This article from the Wall Street Journal is unique. This article joins hundreds of others that discuss people preparing to ‘lock down’ as part of China’s Zero COVID strategy. What makes this one unique is choice of language – in particular, the words the reporter chooses NOT to use.
It makes no mention of Panic Buying.
According to dictionary.com, Panic is “a sudden overwhelming fear, with or without cause, that produces hysterical or irrational behavior, and that often spreads quickly through a group of persons or animals.”
The phrase ‘Panic Buying’ is used to discount the validity of preparation. By associating the buying activity with panic, the phrase implies that it’s an hysterical or irrational behavior. Some reasons that writers choose this phrase:
- The author doesn’t consider emergency preparedness to be important, and since they’ve made this decision they feel the need to validate it by ridiculing those that DO prioritize emergency preparedness.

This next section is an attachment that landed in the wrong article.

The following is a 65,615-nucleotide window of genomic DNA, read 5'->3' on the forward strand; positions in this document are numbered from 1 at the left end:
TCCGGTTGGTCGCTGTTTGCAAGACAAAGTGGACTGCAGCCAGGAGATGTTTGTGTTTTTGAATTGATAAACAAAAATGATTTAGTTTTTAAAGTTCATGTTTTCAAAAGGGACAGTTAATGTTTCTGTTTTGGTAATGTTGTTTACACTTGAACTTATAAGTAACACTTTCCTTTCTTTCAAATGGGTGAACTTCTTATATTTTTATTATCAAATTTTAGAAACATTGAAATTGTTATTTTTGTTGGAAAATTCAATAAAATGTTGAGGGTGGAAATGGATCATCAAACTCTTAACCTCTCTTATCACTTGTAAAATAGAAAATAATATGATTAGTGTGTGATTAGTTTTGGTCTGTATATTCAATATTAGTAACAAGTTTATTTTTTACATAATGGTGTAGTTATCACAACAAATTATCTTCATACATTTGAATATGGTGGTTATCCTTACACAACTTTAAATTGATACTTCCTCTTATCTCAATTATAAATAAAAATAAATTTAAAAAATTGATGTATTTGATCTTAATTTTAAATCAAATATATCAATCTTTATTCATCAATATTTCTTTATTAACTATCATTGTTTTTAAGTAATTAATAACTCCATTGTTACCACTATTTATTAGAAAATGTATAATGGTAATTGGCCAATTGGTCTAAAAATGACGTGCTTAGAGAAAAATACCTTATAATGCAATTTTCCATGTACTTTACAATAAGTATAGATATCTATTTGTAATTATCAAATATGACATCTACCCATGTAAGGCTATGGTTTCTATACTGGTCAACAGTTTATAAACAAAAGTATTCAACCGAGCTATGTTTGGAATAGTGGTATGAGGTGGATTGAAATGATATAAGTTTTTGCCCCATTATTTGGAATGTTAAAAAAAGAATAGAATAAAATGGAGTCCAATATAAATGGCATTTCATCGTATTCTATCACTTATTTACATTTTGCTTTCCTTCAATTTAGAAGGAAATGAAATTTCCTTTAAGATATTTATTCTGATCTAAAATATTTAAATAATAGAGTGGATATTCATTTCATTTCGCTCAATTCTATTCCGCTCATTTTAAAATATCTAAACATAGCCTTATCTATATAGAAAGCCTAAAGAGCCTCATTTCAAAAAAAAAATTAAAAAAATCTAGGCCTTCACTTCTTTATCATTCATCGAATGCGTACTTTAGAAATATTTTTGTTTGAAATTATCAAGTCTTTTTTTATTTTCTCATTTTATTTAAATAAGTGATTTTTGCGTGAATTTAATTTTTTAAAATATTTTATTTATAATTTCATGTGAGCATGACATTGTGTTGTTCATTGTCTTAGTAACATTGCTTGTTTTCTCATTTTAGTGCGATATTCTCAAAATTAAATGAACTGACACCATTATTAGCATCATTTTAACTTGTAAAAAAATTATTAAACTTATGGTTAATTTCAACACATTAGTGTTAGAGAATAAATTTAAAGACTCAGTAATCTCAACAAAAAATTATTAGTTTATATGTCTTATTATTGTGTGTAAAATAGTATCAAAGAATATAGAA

- The author my be trying to influence peoples’ behavior away from buying emergency supplies, especially in a time of scarcity. We see this when there are lines at the gas pump and our leaders come out to say, “There is no shortage of fuel!” This assurance ignores the definition of shortage.
It looks like Rachel Liang has been reporting from Shanghai all year, and has experienced the reality of shortages during that city’s lockdown. She apparently doesn’t think that buying extra supplies is irrational.
When COVID first hit in March of 2020, the US economy began to shut down. I had a friend ask me, “Did you go out and panic buy toilet paper?” My answer was that I’d done my panic buying months in advance. I recommend you do the same.
Featured Image: Indrid__Cold, CC BY-SA 2.0, via Wikimedia Commons